Changes are here for Justice Department eyewitness identification procedures.
Obtaining accurate and reliable information from eyewitnesses plays a key role in our criminal justice system. Eyewitness identifications are especially important as they are oftentimes central pieces of evidence in a criminal investigation.
A standard eyewitness identification method is the “photo array” – when several photos of similar-looking individuals are displayed at once. This method is designed to determine whether or not an eyewitness can identify a suspect. It is possible for the personnel administering the photo array, however, to influence the witness in this process. The confidence that a witness has in identifying a suspect during a photo array has been shown to be more reliable than it is during a trial. Therefore, it is of utmost importance to execute photo arrays as fairly as possible.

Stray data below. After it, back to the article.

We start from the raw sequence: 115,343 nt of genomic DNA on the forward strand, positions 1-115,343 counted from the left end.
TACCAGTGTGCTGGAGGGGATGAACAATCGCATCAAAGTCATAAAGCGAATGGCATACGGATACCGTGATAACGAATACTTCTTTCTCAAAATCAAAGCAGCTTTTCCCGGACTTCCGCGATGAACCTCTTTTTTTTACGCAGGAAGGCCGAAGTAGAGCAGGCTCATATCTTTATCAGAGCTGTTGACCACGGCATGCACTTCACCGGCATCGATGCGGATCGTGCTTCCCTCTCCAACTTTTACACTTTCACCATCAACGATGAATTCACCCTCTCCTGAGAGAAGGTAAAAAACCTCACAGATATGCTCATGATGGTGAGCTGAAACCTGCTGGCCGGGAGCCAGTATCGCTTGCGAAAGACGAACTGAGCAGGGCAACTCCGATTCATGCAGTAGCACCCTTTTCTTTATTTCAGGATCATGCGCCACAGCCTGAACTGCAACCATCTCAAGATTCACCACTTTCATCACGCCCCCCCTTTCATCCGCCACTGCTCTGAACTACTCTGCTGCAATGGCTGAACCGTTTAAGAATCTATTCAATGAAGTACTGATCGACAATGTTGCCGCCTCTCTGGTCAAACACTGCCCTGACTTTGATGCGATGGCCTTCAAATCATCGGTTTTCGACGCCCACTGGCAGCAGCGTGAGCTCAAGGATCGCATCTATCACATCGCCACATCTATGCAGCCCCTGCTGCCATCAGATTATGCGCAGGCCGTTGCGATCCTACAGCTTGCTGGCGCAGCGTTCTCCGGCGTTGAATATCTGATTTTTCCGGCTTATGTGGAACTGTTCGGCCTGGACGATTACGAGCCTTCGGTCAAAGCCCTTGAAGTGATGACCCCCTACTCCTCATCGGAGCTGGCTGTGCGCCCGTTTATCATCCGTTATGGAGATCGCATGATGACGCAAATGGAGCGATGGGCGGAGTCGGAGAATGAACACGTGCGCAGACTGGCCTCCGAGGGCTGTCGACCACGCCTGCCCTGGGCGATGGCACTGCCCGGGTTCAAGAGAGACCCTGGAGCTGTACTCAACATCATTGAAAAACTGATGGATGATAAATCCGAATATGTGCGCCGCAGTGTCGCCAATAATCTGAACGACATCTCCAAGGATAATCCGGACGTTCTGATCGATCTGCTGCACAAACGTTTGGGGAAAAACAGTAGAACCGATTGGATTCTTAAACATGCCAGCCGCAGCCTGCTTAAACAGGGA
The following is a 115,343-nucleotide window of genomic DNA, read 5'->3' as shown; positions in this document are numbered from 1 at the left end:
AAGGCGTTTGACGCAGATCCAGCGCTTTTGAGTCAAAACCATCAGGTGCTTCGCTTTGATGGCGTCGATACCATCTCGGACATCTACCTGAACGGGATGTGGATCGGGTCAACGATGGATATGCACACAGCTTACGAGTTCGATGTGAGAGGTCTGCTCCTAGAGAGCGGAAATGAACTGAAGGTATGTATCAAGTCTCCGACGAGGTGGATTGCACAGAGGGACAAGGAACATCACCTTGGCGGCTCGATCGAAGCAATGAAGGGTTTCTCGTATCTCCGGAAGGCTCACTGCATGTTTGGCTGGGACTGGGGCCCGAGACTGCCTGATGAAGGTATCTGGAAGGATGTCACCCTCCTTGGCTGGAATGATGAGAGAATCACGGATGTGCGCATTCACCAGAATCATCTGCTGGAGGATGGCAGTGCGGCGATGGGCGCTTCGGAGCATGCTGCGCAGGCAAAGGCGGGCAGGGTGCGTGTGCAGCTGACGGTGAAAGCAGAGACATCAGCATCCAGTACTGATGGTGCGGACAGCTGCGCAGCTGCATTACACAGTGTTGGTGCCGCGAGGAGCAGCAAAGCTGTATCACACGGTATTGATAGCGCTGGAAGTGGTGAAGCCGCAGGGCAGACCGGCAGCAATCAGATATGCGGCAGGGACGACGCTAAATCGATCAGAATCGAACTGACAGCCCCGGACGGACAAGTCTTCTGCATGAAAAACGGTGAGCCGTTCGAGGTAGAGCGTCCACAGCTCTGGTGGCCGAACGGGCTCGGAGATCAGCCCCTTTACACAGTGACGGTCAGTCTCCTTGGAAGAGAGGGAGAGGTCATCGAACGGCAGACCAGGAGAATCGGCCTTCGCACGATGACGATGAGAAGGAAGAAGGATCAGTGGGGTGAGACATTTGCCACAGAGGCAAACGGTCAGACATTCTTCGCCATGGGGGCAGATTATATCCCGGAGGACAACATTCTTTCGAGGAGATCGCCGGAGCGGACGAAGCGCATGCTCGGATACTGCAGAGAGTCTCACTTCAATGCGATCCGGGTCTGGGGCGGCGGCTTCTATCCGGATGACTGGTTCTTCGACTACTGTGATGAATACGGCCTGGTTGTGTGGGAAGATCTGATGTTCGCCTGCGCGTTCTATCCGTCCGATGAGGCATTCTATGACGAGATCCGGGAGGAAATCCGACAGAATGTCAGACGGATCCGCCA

The new procedures ensure that the photo array administrator is “blind.” That means that he or she must either not know what the suspect looks like or be able to tell what order the photos are in. Additionally, the administrator must record the identification process on video, audio, or be transcribed as close to verbatim as possible.